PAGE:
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Panama bunker consumption per vessel increases

Panama bunker consumption per vessel increases
Panama marine fuel sales rose to 3.48mn t in the first nine months of the year, higher by 19pc compared with the same period in 2016. Fuel oil sales were up by 18pc to 3.22mn t and marine gasoil (MGO) sales rose by 33pc to 259,543t.

Increased bunker demand on a per vessel basis, prompted by larger ship sizes, could be part of the overall sales tonnage increase.
The Panama canal expansion was completed in June 2016. The expansion allowed for Neopanamax vessels, with a beam of 107 feet and longer, to transit the canal. The number of Neopanamax transits grew to 153-170 per month this year. The number of smaller ships transits shrunk to an average of 842 per month during the first nine months of 2017, compared with an average of 929 per month during the same period last year. But the total number of vessels transiting the canal has been steady from before the expansion at about 1,000 per month.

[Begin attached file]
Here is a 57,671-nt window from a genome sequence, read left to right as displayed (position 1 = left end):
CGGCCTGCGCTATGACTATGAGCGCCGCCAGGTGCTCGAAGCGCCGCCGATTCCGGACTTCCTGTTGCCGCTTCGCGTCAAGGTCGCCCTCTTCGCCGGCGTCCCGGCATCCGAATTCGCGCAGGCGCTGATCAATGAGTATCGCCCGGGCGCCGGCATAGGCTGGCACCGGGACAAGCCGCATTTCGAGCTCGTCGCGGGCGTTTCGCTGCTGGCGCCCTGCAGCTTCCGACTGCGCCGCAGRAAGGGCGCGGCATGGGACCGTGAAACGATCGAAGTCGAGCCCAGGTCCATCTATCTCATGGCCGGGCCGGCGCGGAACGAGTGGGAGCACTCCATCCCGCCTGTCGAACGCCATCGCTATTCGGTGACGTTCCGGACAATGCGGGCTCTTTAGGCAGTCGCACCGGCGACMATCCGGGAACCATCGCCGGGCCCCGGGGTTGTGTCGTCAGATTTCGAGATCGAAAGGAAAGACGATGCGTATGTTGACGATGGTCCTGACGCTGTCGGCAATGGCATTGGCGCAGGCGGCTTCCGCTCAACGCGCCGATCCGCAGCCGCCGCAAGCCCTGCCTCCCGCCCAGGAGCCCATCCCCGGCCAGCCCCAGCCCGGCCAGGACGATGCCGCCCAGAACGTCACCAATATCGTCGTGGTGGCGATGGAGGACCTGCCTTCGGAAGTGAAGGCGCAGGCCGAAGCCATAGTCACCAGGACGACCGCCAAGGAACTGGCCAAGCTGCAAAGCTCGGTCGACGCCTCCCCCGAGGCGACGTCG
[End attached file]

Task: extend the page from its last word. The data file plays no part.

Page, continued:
The Pacific side of the canal accounted for the bulk of the sales – 79pc, or 2.54mn t of heavy bunker fuel and 67pc, or 174,739t, of MGO. Panama’s yearly marine fuel demand has been on the rise since 2014, and is forecast to reach historic highs this year.
Despite the lack of a local refinery, Panama is the second busiest bunkering location in Latin America after Brazil. Panama’s main ports – Balboa on the Pacific side and Cristobal on the Caribbean side – are typically priced the cheapest in Latin America. Fuel oil in Panama is typically sourced from the US Gulf coast, Mexico and Ecuador, among others. MGO is imported from the US Gulf. Panama also has the most bunker supplier competition because of ample oil tank storage capacity.

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